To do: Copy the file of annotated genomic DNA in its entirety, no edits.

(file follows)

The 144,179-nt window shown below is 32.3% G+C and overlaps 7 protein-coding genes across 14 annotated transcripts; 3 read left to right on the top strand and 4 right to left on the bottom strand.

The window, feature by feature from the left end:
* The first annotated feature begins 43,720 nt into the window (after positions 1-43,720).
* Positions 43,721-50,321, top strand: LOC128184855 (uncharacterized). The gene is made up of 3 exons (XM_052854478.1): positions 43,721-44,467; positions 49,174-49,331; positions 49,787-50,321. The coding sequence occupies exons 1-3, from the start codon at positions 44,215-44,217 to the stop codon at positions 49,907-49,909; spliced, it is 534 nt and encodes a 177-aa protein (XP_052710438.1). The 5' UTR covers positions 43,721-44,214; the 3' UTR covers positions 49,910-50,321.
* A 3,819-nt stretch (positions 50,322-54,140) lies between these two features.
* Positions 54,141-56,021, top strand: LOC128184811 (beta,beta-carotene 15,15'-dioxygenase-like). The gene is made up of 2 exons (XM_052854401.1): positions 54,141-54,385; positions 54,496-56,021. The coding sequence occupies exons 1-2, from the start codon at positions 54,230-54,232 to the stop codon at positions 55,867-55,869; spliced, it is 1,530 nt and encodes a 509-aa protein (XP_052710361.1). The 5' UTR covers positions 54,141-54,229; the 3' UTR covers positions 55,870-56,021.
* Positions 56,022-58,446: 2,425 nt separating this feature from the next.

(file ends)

The 144,179-nt window shown below is 32.3% G+C and overlaps 7 protein-coding genes across 14 annotated transcripts; 3 read left to right on the top strand and 4 right to left on the bottom strand.

The window, feature by feature from the left end:
* The first annotated feature begins 43,720 nt into the window (after positions 1-43,720).
* Positions 43,721-50,321, top strand: LOC128184855 (uncharacterized). The gene is made up of 3 exons (XM_052854478.1): positions 43,721-44,467; positions 49,174-49,331; positions 49,787-50,321. The coding sequence occupies exons 1-3, from the start codon at positions 44,215-44,217 to the stop codon at positions 49,907-49,909; spliced, it is 534 nt and encodes a 177-aa protein (XP_052710438.1). The 5' UTR covers positions 43,721-44,214; the 3' UTR covers positions 49,910-50,321.
* A 3,819-nt stretch (positions 50,322-54,140) lies between these two features.
* Positions 54,141-56,021, top strand: LOC128184811 (beta,beta-carotene 15,15'-dioxygenase-like). The gene is made up of 2 exons (XM_052854401.1): positions 54,141-54,385; positions 54,496-56,021. The coding sequence occupies exons 1-2, from the start codon at positions 54,230-54,232 to the stop codon at positions 55,867-55,869; spliced, it is 1,530 nt and encodes a 509-aa protein (XP_052710361.1). The 5' UTR covers positions 54,141-54,229; the 3' UTR covers positions 55,870-56,021.
* Positions 56,022-58,446: 2,425 nt separating this feature from the next.